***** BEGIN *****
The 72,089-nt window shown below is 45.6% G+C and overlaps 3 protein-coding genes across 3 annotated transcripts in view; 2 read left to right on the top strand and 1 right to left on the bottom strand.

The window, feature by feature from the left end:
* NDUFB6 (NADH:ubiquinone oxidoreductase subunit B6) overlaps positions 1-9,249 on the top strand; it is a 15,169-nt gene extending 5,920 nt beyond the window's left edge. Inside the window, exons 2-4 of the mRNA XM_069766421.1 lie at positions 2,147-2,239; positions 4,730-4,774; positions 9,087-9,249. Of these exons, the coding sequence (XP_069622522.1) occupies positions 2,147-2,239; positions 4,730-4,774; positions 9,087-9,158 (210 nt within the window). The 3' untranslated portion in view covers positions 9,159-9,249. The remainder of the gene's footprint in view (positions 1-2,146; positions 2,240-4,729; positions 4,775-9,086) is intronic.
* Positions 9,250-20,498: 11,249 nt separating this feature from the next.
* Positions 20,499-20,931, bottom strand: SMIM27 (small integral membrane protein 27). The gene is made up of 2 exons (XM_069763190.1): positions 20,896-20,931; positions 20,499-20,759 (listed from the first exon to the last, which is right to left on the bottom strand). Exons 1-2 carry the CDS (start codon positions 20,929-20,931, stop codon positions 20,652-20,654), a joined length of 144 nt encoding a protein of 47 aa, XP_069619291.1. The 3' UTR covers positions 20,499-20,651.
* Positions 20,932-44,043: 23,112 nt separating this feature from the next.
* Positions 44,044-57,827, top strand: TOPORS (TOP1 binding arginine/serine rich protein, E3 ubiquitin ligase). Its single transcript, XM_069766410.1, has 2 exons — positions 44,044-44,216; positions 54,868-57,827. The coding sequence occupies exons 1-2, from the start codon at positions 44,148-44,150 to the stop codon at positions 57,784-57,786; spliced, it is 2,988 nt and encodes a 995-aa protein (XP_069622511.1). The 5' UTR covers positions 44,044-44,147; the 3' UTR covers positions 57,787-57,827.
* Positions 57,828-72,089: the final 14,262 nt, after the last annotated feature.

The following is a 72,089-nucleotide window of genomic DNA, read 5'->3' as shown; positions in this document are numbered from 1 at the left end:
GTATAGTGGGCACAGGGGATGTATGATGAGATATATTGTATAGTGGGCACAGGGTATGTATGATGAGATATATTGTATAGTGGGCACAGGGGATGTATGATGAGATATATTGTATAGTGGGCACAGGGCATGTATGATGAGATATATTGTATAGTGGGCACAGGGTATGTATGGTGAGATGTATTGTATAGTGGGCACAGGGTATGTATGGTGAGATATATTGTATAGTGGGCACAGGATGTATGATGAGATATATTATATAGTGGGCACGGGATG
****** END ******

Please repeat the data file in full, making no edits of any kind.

The 72,089-nt window shown below is 45.6% G+C and overlaps 3 protein-coding genes across 3 annotated transcripts in view; 2 read left to right on the top strand and 1 right to left on the bottom strand.

The window, feature by feature from the left end:
* NDUFB6 (NADH:ubiquinone oxidoreductase subunit B6) overlaps positions 1-9,249 on the top strand; it is a 15,169-nt gene extending 5,920 nt beyond the window's left edge. Inside the window, exons 2-4 of the mRNA XM_069766421.1 lie at positions 2,147-2,239; positions 4,730-4,774; positions 9,087-9,249. Of these exons, the coding sequence (XP_069622522.1) occupies positions 2,147-2,239; positions 4,730-4,774; positions 9,087-9,158 (210 nt within the window). The 3' untranslated portion in view covers positions 9,159-9,249. The remainder of the gene's footprint in view (positions 1-2,146; positions 2,240-4,729; positions 4,775-9,086) is intronic.
* Positions 9,250-20,498: 11,249 nt separating this feature from the next.
* Positions 20,499-20,931, bottom strand: SMIM27 (small integral membrane protein 27). The gene is made up of 2 exons (XM_069763190.1): positions 20,896-20,931; positions 20,499-20,759 (listed from the first exon to the last, which is right to left on the bottom strand). Exons 1-2 carry the CDS (start codon positions 20,929-20,931, stop codon positions 20,652-20,654), a joined length of 144 nt encoding a protein of 47 aa, XP_069619291.1. The 3' UTR covers positions 20,499-20,651.
* Positions 20,932-44,043: 23,112 nt separating this feature from the next.
* Positions 44,044-57,827, top strand: TOPORS (TOP1 binding arginine/serine rich protein, E3 ubiquitin ligase). Its single transcript, XM_069766410.1, has 2 exons — positions 44,044-44,216; positions 54,868-57,827. The coding sequence occupies exons 1-2, from the start codon at positions 44,148-44,150 to the stop codon at positions 57,784-57,786; spliced, it is 2,988 nt and encodes a 995-aa protein (XP_069622511.1). The 5' UTR covers positions 44,044-44,147; the 3' UTR covers positions 57,787-57,827.
* Positions 57,828-72,089: the final 14,262 nt, after the last annotated feature.

The following is a 72,089-nucleotide window of genomic DNA, read 5'->3' as shown; positions in this document are numbered from 1 at the left end:
GTATAGTGGGCACAGGGGATGTATGATGAGATATATTGTATAGTGGGCACAGGGTATGTATGATGAGATATATTGTATAGTGGGCACAGGGGATGTATGATGAGATATATTGTATAGTGGGCACAGGGCATGTATGATGAGATATATTGTATAGTGGGCACAGGGTATGTATGGTGAGATGTATTGTATAGTGGGCACAGGGTATGTATGGTGAGATATATTGTATAGTGGGCACAGGATGTATGATGAGATATATTATATAGTGGGCACGGGATG